It used to be that watching TV on Christmas day was an event. Go back over time and the channels battled it out for supremacy in a ratings war with top entertainment and first class films. Now they have pretty much all vacated the pitch, leaving the BBC alone to put forward some form of original entertainment, with the shining light of original TV in a dire array of festive fare – Dr Who.
Before I come to this, let’s quickly deal with what the Irish TV has to offer. In a word, Nothing. If all you can receive are the Irish channels, then you’d better stock up on DVD’s or break out the Trivial Pursuit – your Christmas is all set for Do it Yourself home entertainment!
We can only hope that this is the last Christmas that we Virgin (UPC) subscribers have to suffer the failed experiment of UTV Ireland. But this year, suffer we must, so there is not even the prospect of the final Downton Abbey to force us into finding the remote and changing channels in the late evening (It arrives here on 26th).
So, if you are fortunate to get it, BBC1 is the channel you will be watching pretty much all day.
Comedy used to be the highlight of the Christmas schedule. In the late 70’s twenty million plus viewers would sit down to the Morecombe and Wise Special. Crafted over months, littered with special guests, it was a TV event in the way that Xfactor finals will never be. The only comparison in the Christmas day line-up is a Mrs Brown’s Boys – not exactly glittering, but at least new!!
But for something original that will be prepared to take a few risks, Dr Who is pretty much the only beacon of light.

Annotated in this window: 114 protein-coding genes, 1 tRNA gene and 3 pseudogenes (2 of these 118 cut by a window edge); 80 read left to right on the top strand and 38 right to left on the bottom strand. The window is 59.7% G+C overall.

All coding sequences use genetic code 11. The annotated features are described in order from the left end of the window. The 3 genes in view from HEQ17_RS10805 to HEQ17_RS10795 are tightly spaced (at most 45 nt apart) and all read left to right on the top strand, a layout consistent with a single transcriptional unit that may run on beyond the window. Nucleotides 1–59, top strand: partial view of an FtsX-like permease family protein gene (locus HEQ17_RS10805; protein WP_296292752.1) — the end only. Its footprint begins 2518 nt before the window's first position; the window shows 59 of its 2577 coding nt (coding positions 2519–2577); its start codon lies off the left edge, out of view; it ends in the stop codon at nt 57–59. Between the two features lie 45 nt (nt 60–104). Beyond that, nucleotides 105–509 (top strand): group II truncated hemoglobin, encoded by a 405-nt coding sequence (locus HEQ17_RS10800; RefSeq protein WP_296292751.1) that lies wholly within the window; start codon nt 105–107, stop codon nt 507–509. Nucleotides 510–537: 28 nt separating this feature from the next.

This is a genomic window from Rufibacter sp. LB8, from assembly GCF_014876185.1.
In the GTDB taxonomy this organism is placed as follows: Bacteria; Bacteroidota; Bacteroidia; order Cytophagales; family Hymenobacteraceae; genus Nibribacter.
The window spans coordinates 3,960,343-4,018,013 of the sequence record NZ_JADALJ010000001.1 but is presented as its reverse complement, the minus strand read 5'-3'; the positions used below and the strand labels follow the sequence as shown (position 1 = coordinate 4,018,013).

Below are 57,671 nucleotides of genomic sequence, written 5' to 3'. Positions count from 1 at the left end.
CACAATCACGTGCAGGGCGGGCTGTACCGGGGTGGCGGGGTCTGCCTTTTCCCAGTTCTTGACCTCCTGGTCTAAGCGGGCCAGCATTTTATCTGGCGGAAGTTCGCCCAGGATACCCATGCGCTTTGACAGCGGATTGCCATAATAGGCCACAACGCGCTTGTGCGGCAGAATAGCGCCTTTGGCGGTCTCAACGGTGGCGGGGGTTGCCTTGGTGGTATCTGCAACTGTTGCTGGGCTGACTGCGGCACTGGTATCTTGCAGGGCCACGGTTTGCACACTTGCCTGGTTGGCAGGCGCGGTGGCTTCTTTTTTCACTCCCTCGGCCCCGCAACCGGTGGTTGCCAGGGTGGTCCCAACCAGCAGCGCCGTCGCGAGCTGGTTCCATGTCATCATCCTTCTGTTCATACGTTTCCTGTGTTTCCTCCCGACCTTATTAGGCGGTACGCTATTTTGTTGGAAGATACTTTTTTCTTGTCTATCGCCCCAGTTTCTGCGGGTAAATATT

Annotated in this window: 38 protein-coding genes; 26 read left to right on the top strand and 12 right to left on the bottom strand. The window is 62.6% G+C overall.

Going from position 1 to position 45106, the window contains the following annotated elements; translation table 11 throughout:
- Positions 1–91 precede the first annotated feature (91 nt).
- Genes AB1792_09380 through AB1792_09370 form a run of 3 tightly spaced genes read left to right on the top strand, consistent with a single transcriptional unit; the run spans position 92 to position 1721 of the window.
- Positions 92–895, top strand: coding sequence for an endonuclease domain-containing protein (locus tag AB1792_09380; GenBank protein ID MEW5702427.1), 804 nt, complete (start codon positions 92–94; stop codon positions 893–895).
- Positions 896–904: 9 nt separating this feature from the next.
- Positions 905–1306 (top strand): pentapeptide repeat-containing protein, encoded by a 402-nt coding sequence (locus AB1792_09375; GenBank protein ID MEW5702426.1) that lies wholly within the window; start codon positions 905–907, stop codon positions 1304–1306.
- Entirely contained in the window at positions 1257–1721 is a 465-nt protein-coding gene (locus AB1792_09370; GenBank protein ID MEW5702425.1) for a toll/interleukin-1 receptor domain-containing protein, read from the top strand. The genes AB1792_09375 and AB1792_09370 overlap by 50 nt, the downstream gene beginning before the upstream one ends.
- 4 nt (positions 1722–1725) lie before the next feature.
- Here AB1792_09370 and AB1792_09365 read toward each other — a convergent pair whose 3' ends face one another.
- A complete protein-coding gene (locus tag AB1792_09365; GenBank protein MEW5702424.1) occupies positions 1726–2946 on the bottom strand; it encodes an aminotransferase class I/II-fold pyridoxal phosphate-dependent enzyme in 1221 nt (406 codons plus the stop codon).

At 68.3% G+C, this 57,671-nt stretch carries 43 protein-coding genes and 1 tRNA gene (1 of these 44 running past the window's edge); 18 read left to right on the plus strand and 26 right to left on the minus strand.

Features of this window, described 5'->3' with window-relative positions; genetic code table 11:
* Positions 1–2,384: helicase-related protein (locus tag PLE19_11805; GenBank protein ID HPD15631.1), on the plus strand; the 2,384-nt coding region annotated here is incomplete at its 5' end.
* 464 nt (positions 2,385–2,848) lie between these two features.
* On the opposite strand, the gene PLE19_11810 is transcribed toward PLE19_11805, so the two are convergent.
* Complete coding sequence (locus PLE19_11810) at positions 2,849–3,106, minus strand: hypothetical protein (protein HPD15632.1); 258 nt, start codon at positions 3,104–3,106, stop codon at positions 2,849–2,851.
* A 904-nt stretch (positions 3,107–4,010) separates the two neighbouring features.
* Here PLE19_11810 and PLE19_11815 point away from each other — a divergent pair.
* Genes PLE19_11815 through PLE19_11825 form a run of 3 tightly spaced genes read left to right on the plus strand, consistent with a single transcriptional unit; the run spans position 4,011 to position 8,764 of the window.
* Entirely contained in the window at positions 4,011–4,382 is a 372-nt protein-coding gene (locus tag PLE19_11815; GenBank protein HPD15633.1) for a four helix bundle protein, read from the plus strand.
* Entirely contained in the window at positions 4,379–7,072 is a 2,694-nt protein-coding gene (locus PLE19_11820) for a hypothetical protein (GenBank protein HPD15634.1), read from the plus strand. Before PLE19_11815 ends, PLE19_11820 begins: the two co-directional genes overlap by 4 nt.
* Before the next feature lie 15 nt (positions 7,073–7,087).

It is truly remarkable in this day and age that Dr Who survives in the mainstream schedule. The good news is that it is by and large in terrific health; still trying out new things and still thought provoking. For example, on a Saturday night in early December in a prime 8pm slot Dr Who gave us a 45 minute one man drama – a study in tension and fear and mystery. Dr Who has dealt with issues of race and alienation, war and reconciliation, death and grief; all in one series. In Peter Capaldi one of the finest actors of our time portrays a character of many layers and tone – he must surely be taking a moment over his Xmas break to be creating space for the many “Best Actor” awards that he will pick up next year.
The Xmas day Dr Who is expected to be, in the tradition of the programme, one of the lightest and silliest of the episodes delivered to us this year. It will, to the Who fanatic, be a slight disappointment. In all honesty, it will be a little bit crap – the Xmas episodes always are. But it will be TV that anyone from 8-80 can watch and get something from. It will have plenty of ideas and great acting.
Given what else is on offer, we should be thankful that it is there. Ironically for a show where the main theme is time travel, Dr Who takes us back to a bygone era when Xmas TV was important to the TV companies and when sitting in front of the TV could be a truly family experience. The fear is that when it goes, that will be the end of TV as I have known it.